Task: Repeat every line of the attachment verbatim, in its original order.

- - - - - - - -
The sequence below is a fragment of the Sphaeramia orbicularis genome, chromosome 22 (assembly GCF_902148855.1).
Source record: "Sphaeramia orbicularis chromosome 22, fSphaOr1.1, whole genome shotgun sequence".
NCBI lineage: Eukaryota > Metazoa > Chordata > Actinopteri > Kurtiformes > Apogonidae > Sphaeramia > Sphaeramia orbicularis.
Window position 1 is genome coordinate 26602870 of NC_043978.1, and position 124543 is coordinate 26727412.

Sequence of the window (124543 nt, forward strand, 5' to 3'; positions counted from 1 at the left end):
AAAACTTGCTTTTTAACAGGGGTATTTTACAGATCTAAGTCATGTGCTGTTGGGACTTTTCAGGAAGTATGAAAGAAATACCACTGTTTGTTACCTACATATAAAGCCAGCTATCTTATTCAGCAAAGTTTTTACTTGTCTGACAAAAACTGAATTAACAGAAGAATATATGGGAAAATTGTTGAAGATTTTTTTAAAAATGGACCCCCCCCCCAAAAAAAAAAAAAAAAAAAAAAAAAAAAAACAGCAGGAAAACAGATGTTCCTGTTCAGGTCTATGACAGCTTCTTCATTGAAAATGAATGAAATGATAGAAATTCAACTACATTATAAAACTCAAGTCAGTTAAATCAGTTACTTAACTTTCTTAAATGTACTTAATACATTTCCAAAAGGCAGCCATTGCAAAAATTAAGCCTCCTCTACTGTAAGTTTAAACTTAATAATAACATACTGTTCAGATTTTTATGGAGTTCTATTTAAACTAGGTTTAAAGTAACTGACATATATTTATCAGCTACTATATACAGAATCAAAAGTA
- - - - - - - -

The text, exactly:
The sequence below is a fragment of the Sphaeramia orbicularis genome, chromosome 22 (assembly GCF_902148855.1).
Source record: "Sphaeramia orbicularis chromosome 22, fSphaOr1.1, whole genome shotgun sequence".
NCBI lineage: Eukaryota > Metazoa > Chordata > Actinopteri > Kurtiformes > Apogonidae > Sphaeramia > Sphaeramia orbicularis.
Window position 1 is genome coordinate 26602870 of NC_043978.1, and position 124543 is coordinate 26727412.

Sequence of the window (124543 nt, forward strand, 5' to 3'; positions counted from 1 at the left end):
AAAACTTGCTTTTTAACAGGGGTATTTTACAGATCTAAGTCATGTGCTGTTGGGACTTTTCAGGAAGTATGAAAGAAATACCACTGTTTGTTACCTACATATAAAGCCAGCTATCTTATTCAGCAAAGTTTTTACTTGTCTGACAAAAACTGAATTAACAGAAGAATATATGGGAAAATTGTTGAAGATTTTTTTAAAAATGGACCCCCCCCCCAAAAAAAAAAAAAAAAAAAAAAAAAAAAAACAGCAGGAAAACAGATGTTCCTGTTCAGGTCTATGACAGCTTCTTCATTGAAAATGAATGAAATGATAGAAATTCAACTACATTATAAAACTCAAGTCAGTTAAATCAGTTACTTAACTTTCTTAAATGTACTTAATACATTTCCAAAAGGCAGCCATTGCAAAAATTAAGCCTCCTCTACTGTAAGTTTAAACTTAATAATAACATACTGTTCAGATTTTTATGGAGTTCTATTTAAACTAGGTTTAAAGTAACTGACATATATTTATCAGCTACTATATACAGAATCAAAAGTA